Certainly, the church building itself (and perhaps a parsonage) would likely be the biggest point of contention, since that generally represents the largest chunk of a local church’s assets. After that, who cares who keeps the Sunday school books, right? Maybe, but maybe not.
Especially when it comes to financial property, local congregations may have significant assets beyond their building over which annual conferences may want to assert their ownership. And larger churches may have a non-negligible amount of property in the form of vehicles, equipment, books, supplies, etc. Annual conferences have an incentive to assert their right to this property, even if just to give themselves better leverage in bargaining with a departing congregation.
Again, exit provisions reduce the chances for lawsuits between local congregations and annual conferences over control of buildings, equipment, and any other property. It is therefore worthwhile to keep in mind the scope of assets that could be at stake in such lawsuits.
Third, it is worth noting the variety of local church financial decision-makers established by the Discipline. This array of decision-makers increases the chances for conflict over assets within the local church itself.
The Book of Discipline outlines property-related responsibilities for the charge conference, the board of trustees, the financial secretary, the treasurer, the finance committee as a whole, and, in cases where they exist, the permanent endowment committee and the directors of the local church foundation. Moreover, in multiple-point charges, there may be both local church trustees for the property of each congregation and a board of trustees for property owned by the charge as a whole.
The authority to make all decisions regarding property, both real and personal, is vested in the charge conference. Yet, to carry out its property and financial decisions, the charge conference relies upon the work of the board of trustees, the treasurer, the finance committee, and (if they exist) the permanent endowment committee and directors of the local church foundation. These individuals have access to and oversight of the property of a church. Thus, they might be able to direct this property to another church body (either another denomination or the annual conference) in defiance of or in absence of a charge conference decision, especially since charge conferences usually meet rarely.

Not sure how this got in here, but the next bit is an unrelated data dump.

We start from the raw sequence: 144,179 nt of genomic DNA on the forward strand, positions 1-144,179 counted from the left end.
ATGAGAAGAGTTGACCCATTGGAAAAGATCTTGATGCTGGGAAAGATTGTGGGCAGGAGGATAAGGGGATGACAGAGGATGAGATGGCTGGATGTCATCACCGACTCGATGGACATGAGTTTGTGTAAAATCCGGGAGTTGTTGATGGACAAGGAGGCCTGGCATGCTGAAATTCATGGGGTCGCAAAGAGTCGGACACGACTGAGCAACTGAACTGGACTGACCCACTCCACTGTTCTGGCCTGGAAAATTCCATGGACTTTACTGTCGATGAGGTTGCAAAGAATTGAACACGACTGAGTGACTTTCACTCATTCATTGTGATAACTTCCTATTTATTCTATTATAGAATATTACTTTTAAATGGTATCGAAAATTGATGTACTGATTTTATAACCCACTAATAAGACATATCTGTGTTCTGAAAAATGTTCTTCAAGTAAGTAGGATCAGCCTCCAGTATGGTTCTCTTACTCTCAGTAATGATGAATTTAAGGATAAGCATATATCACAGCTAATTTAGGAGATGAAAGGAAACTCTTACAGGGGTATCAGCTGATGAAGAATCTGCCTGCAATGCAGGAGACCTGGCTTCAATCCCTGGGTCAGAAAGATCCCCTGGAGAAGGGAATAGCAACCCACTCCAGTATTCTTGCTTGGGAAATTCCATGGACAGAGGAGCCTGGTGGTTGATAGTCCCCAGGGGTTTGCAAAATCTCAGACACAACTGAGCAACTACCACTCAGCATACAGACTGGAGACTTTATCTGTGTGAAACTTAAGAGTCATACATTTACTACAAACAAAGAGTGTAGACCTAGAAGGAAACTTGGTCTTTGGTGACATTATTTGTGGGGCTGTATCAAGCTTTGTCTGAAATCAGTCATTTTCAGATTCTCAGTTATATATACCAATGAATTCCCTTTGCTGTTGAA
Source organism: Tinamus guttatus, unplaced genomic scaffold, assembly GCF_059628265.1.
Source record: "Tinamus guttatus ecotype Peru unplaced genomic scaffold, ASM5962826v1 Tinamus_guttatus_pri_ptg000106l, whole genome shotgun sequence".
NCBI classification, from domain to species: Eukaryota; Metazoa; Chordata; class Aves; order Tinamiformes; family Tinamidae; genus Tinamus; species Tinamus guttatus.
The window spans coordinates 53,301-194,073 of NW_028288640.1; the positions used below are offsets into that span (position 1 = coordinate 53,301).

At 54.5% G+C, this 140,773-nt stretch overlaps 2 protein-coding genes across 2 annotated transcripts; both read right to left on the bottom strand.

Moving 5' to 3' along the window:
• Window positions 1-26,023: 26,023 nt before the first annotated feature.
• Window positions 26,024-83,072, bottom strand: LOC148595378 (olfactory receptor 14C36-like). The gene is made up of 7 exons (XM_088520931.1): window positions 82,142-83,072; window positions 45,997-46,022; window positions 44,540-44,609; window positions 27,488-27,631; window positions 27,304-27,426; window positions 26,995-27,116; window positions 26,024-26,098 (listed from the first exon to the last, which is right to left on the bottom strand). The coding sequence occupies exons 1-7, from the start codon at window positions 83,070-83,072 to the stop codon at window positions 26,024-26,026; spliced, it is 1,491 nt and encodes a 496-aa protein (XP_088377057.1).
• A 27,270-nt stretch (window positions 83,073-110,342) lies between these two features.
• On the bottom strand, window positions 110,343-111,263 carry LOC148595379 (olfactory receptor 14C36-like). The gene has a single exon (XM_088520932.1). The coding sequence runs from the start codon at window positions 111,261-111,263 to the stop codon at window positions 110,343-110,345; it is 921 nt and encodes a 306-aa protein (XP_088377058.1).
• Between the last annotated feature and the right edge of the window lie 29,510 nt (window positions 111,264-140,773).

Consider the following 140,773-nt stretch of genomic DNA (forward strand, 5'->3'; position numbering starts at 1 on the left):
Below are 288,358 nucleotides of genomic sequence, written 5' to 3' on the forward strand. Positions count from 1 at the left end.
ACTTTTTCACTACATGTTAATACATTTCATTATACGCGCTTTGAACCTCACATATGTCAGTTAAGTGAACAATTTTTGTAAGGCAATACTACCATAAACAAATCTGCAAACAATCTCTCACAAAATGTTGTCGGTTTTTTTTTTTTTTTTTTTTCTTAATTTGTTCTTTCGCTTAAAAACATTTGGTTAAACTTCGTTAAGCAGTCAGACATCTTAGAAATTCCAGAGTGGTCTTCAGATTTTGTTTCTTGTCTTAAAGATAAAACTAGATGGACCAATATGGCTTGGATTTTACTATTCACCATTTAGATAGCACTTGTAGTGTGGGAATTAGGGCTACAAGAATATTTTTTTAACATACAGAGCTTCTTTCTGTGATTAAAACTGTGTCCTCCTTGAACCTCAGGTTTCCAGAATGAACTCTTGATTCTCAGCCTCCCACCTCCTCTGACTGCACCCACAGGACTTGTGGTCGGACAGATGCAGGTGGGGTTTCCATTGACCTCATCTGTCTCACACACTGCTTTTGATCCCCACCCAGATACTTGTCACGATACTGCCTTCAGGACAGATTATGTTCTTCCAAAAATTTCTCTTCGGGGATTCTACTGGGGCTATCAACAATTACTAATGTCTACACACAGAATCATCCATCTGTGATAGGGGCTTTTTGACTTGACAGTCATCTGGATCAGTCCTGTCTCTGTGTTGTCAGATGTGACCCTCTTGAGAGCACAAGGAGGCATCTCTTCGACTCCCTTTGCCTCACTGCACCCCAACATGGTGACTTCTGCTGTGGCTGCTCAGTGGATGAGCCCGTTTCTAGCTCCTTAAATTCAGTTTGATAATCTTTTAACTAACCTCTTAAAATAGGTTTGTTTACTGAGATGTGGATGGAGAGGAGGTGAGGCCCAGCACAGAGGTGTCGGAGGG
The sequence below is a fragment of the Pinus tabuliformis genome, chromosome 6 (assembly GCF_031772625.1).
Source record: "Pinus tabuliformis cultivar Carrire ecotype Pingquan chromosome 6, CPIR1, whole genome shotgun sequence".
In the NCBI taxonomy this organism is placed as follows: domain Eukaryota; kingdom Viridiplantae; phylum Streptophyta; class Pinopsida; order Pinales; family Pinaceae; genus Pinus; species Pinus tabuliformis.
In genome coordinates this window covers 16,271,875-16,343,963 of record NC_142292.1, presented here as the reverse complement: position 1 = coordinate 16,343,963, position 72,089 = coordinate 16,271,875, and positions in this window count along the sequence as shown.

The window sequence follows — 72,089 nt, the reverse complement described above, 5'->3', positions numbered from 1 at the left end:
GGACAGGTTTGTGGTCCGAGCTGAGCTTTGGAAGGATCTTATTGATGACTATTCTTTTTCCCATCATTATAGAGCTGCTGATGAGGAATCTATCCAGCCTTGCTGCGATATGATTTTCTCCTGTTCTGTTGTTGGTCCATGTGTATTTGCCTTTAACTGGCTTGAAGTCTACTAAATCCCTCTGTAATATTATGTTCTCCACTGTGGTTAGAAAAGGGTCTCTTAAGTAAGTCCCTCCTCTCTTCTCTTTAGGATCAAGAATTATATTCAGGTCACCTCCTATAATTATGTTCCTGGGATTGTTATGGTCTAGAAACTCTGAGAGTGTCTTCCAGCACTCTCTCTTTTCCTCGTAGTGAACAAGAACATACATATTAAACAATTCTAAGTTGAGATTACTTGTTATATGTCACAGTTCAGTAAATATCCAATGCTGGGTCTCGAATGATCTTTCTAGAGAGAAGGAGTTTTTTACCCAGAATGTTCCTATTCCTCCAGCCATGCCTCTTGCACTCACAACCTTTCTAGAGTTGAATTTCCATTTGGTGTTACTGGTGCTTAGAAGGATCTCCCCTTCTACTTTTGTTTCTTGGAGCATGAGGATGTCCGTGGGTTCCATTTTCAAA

Again, such action would violate the Book of Discipline and ultimately lead to lawsuits, but in an instance in which there is a lot of internal conflict within a church about that church’s continued relationship with the UM Church, there is the possibility for factions within the church to use control of church property as a means to achieve their preferred outcome.
Since this type of conflict would occur within a church, an exit plan would not necessarily mitigate it. Control of property within a highly divided congregation may actually become more contentious with the existence of an exit plan. Such a plan could make local property a prize to be fought for between local “leave” and “stay” factions, with each group seeking control of the property. Nonetheless, an exit plan that sets or allows a congregation to set a relatively high standard of agreement for exiting is likely to reduce internal conflict around that decision.
David W. Scott is Director of Mission Theology at the General Board of Global Ministries. This essay orginally appeared on UM & Global (umglobal.org) and is reprinted here by permission. The opinions and analysis expressed here are Dr. Scott’s own and do not reflect in any way the official position of Global Ministries, nor Good News. Dr. Scott is neither a lawyer nor an accountant, and thus the information in this analysis should not be interpreted as legal advice.